California Dam Removal Has Opposite Effect Than Intended, Dooming Local Salmon

In classic California fashion, Gov. Gavin Newsom pushed forward a proposal that would remove four dams in the Klamath River for the native salmon population but has instead resulted in millions of cubic yards of pollution in the river.

The project was met with pushback from residents in the area but nonetheless, the four hydroelectric dams started to be disassembled in late January. This has caused decomposed algae, organic deposition, chemicals and fine silt to flood the river and heavily disrupt the native ecosystem.

The report from the California Globe noted that there is no way of knowing the exact survival rate of the younger fish until they return to their natal spawning grounds, which for one species is Fall 2025 and another will be even later.

The massive pollution increase is concerning locals that there will no longer be a proper food web for the salmon to return to when they’re adults.

Nonetheless, even without knowing the rate beforehand, it’s far from unreasonable to believe that ten million cubic yards of pollution will decrease that rate. The turbidity levels, or the clarity of the water, is estimated to become 10 to 20 times worse than what the salmon can survive in.

One species, the coho salmon, is categorized as “threatened” under the Endanger Species Act, having potentially damning ramifications for the survival of the species.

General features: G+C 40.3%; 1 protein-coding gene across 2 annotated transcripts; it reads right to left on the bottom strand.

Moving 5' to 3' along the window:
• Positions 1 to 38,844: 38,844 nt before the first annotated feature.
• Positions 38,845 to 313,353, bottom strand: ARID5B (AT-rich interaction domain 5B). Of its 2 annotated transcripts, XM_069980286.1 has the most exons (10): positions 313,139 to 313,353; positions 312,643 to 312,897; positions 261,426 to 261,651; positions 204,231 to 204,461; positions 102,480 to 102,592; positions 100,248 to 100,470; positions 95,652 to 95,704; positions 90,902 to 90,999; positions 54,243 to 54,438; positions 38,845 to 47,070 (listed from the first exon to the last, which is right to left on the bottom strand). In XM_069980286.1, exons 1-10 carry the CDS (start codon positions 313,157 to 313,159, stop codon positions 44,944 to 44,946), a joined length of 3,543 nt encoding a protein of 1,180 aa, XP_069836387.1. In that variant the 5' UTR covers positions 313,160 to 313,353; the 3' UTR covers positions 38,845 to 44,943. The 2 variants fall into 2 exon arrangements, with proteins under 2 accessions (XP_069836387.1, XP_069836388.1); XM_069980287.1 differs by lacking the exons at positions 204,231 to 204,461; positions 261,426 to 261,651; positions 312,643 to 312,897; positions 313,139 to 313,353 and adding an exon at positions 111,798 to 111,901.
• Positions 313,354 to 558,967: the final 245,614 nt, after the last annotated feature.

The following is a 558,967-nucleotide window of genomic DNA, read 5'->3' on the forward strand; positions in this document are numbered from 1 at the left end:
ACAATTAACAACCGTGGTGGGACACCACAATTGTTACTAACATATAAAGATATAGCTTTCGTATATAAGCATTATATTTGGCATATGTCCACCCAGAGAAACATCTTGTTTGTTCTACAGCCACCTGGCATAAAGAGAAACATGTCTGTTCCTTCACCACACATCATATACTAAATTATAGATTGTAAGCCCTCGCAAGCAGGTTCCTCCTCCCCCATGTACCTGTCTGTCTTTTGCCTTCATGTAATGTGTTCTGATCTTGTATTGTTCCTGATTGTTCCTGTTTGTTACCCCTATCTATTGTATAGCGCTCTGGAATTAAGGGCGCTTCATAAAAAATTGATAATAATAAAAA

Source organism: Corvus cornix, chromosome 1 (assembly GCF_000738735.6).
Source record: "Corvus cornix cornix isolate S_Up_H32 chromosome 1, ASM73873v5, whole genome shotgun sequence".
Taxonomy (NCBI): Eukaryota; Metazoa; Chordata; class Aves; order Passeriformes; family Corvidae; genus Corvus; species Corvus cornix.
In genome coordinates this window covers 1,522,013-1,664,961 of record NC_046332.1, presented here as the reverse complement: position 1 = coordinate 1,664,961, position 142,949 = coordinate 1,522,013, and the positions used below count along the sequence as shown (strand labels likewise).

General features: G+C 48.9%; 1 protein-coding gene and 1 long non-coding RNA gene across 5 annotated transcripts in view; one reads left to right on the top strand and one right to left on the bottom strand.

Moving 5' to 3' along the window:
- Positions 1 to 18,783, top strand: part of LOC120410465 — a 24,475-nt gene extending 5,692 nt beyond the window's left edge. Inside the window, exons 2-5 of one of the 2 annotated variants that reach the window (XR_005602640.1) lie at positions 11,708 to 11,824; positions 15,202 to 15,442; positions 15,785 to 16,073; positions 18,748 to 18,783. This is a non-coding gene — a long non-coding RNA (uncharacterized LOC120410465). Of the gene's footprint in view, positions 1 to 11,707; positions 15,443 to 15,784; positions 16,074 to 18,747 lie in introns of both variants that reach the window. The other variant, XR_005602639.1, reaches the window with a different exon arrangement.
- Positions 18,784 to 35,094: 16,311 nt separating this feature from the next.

The $500 million project intended to prevent die-offs of salmon from occurring within the river by restoring the flow downriver.

The residents of the area warned that the removal of the dams would not have the intended consequences that the government hoped for with the residents pointing to the state of the ocean resulting in the lowering salmon population.

“The whole question is, will this add to the increased production of salmon? It has everything to do with what’s going on in the ocean [and] we think this will turn out to be a futile effort,” head of the Siskiyou County Water Users Association Richard Marshall stated far before the dams were removed. “Nobody’s ever tried to take care of the problem by taking care of the existing situation without just removing the dams.”